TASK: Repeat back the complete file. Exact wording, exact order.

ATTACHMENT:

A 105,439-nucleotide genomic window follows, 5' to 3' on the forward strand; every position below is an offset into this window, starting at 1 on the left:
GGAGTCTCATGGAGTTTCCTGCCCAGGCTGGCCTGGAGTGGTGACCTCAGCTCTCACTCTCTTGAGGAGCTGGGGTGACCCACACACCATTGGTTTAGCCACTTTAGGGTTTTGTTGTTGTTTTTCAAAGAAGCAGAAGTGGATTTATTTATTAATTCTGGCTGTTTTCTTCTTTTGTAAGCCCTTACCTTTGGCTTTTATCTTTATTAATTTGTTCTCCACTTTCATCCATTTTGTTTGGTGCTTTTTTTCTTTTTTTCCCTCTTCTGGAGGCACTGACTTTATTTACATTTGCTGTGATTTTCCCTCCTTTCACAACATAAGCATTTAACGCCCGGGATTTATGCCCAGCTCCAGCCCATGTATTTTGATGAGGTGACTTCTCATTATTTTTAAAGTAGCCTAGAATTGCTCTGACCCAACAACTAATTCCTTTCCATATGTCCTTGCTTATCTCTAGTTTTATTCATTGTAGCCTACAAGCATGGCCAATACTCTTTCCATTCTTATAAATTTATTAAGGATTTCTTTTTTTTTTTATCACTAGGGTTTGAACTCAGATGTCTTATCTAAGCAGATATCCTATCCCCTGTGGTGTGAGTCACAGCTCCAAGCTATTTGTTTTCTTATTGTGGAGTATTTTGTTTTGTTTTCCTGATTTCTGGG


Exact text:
A 105,439-nucleotide genomic window follows, 5' to 3' on the forward strand; every position below is an offset into this window, starting at 1 on the left:
GGAGTCTCATGGAGTTTCCTGCCCAGGCTGGCCTGGAGTGGTGACCTCAGCTCTCACTCTCTTGAGGAGCTGGGGTGACCCACACACCATTGGTTTAGCCACTTTAGGGTTTTGTTGTTGTTTTTCAAAGAAGCAGAAGTGGATTTATTTATTAATTCTGGCTGTTTTCTTCTTTTGTAAGCCCTTACCTTTGGCTTTTATCTTTATTAATTTGTTCTCCACTTTCATCCATTTTGTTTGGTGCTTTTTTTCTTTTTTTCCCTCTTCTGGAGGCACTGACTTTATTTACATTTGCTGTGATTTTCCCTCCTTTCACAACATAAGCATTTAACGCCCGGGATTTATGCCCAGCTCCAGCCCATGTATTTTGATGAGGTGACTTCTCATTATTTTTAAAGTAGCCTAGAATTGCTCTGACCCAACAACTAATTCCTTTCCATATGTCCTTGCTTATCTCTAGTTTTATTCATTGTAGCCTACAAGCATGGCCAATACTCTTTCCATTCTTATAAATTTATTAAGGATTTCTTTTTTTTTTTATCACTAGGGTTTGAACTCAGATGTCTTATCTAAGCAGATATCCTATCCCCTGTGGTGTGAGTCACAGCTCCAAGCTATTTGTTTTCTTATTGTGGAGTATTTTGTTTTGTTTTCCTGATTTCTGGG